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Anemia drugs hasten death in some cancer patients

Posted by medconsumers on July 13, 2009

For seven years Johnson & Johnson ran deceptive ads on prime time TV and in magazines with this recurring theme: A cancer patient cannot continue working because of debilitating fatigue due to chemotherapy. The ads told people in similar circumstances to ask their doctors about Procrit, which always quickly put an end to the fatigue. There is no published evidence to support the cure-for-fatigue claim, according to a 2007 press briefing at the FDA. Eventually, the agency required warning labels for Procrit, Aranesp, and Epogen —- all drugs widely prescribed to treat anemia in cancer patients. Warning label refers to the black box warning that appears in the 20 or so pages of information that comes with the drug (sometimes). The warnings for Procrit, Aranesp, and Epogen now list a higher incidence of potentially fatal blood clots, heart damage and increased tumor growth.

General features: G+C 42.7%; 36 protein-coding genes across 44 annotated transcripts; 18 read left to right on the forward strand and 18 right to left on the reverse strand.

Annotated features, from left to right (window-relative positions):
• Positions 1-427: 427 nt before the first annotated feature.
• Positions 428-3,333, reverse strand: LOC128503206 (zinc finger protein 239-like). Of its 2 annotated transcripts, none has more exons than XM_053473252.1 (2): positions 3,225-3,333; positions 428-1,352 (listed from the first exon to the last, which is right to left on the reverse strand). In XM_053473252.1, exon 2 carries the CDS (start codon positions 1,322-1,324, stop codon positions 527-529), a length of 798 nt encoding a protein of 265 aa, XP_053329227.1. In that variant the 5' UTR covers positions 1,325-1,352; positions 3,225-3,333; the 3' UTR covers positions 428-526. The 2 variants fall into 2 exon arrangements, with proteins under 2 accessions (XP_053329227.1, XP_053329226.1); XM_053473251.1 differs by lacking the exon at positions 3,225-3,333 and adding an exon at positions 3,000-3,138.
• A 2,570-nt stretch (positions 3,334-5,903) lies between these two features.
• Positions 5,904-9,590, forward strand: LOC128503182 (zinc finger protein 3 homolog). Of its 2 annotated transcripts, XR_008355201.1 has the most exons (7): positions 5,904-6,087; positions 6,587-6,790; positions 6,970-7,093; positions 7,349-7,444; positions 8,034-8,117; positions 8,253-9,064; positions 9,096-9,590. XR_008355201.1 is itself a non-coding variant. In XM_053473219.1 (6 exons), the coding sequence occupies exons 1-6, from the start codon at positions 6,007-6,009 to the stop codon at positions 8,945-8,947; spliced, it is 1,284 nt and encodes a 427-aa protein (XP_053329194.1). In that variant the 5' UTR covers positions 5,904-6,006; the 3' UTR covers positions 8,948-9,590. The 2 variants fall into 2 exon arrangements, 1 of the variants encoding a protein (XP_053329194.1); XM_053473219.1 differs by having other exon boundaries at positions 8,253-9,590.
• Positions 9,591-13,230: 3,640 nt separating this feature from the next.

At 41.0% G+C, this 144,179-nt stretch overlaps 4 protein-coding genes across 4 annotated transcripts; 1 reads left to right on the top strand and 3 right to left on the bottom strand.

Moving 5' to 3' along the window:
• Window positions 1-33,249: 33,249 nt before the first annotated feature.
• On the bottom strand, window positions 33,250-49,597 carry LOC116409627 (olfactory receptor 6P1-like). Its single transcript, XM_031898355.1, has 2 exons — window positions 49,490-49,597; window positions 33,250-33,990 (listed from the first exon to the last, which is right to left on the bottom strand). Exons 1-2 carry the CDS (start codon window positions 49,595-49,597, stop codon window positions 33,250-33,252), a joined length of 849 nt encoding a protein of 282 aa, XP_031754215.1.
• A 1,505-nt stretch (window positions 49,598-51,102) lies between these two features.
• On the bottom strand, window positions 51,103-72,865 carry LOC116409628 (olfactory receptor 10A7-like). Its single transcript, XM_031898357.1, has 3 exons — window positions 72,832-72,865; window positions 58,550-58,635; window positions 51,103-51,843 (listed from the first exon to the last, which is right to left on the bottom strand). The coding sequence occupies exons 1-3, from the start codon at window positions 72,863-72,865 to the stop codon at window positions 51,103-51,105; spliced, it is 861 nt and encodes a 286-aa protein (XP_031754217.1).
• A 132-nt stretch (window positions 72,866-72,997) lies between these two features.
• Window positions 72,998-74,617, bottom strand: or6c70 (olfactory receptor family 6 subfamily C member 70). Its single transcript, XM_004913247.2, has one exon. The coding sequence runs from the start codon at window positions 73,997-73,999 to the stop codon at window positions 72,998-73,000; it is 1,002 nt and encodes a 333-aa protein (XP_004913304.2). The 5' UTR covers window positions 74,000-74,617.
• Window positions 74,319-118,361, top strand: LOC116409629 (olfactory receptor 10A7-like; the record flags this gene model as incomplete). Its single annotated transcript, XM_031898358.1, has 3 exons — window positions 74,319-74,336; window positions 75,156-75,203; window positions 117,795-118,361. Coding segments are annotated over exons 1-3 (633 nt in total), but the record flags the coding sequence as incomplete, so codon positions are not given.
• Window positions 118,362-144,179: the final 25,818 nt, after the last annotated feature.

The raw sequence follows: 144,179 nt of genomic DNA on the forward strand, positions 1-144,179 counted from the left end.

Now they can add “decreased survival” to the list. This week, the Cochrane Collaboration, the independent, international organization that evaluates research, published a meta-analysis of the information generated by the care of nearly 14,000 cancer patients entitled, “Anti-anemia drugs shorten survival for some cancer patients.” This meta-analysis is co-authored by Maryann Napoli, Center for Medical Consumers. For background on how their drugs came on the market and how financial incentives encouraged oncologists to overprescribe them, see her testimony on this topic before the FDA’s Oncologic Drug Advisory Committee in 2007 and one year later in 2008.

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